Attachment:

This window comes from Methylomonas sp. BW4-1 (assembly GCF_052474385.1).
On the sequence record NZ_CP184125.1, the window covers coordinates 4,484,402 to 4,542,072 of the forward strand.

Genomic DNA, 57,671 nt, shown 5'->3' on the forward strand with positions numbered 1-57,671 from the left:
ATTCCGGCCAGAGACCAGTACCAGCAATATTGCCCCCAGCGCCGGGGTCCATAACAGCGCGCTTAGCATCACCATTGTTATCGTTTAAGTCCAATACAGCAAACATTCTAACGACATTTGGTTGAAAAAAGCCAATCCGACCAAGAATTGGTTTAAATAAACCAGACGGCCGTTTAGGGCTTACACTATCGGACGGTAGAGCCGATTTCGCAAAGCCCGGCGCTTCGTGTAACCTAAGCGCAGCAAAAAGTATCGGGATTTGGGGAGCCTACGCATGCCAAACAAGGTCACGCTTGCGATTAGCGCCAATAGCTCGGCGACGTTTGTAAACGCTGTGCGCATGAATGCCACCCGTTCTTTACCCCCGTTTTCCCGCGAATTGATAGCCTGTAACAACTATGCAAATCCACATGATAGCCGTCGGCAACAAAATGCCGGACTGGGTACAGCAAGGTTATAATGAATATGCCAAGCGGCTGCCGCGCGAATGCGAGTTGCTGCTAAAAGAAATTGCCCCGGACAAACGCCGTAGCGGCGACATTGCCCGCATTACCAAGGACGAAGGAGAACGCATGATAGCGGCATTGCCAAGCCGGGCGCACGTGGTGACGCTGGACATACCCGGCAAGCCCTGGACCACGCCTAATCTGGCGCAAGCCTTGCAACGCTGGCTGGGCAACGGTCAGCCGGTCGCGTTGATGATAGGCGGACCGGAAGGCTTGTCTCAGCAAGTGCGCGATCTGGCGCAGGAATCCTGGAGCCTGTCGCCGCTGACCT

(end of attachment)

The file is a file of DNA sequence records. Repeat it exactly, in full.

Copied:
This window comes from Methylomonas sp. BW4-1 (assembly GCF_052474385.1).
On the sequence record NZ_CP184125.1, the window covers coordinates 4,484,402 to 4,542,072 of the forward strand.

Genomic DNA, 57,671 nt, shown 5'->3' on the forward strand with positions numbered 1-57,671 from the left:
ATTCCGGCCAGAGACCAGTACCAGCAATATTGCCCCCAGCGCCGGGGTCCATAACAGCGCGCTTAGCATCACCATTGTTATCGTTTAAGTCCAATACAGCAAACATTCTAACGACATTTGGTTGAAAAAAGCCAATCCGACCAAGAATTGGTTTAAATAAACCAGACGGCCGTTTAGGGCTTACACTATCGGACGGTAGAGCCGATTTCGCAAAGCCCGGCGCTTCGTGTAACCTAAGCGCAGCAAAAAGTATCGGGATTTGGGGAGCCTACGCATGCCAAACAAGGTCACGCTTGCGATTAGCGCCAATAGCTCGGCGACGTTTGTAAACGCTGTGCGCATGAATGCCACCCGTTCTTTACCCCCGTTTTCCCGCGAATTGATAGCCTGTAACAACTATGCAAATCCACATGATAGCCGTCGGCAACAAAATGCCGGACTGGGTACAGCAAGGTTATAATGAATATGCCAAGCGGCTGCCGCGCGAATGCGAGTTGCTGCTAAAAGAAATTGCCCCGGACAAACGCCGTAGCGGCGACATTGCCCGCATTACCAAGGACGAAGGAGAACGCATGATAGCGGCATTGCCAAGCCGGGCGCACGTGGTGACGCTGGACATACCCGGCAAGCCCTGGACCACGCCTAATCTGGCGCAAGCCTTGCAACGCTGGCTGGGCAACGGTCAGCCGGTCGCGTTGATGATAGGCGGACCGGAAGGCTTGTCTCAGCAAGTGCGCGATCTGGCGCAGGAATCCTGGAGCCTGTCGCCGCTGACCT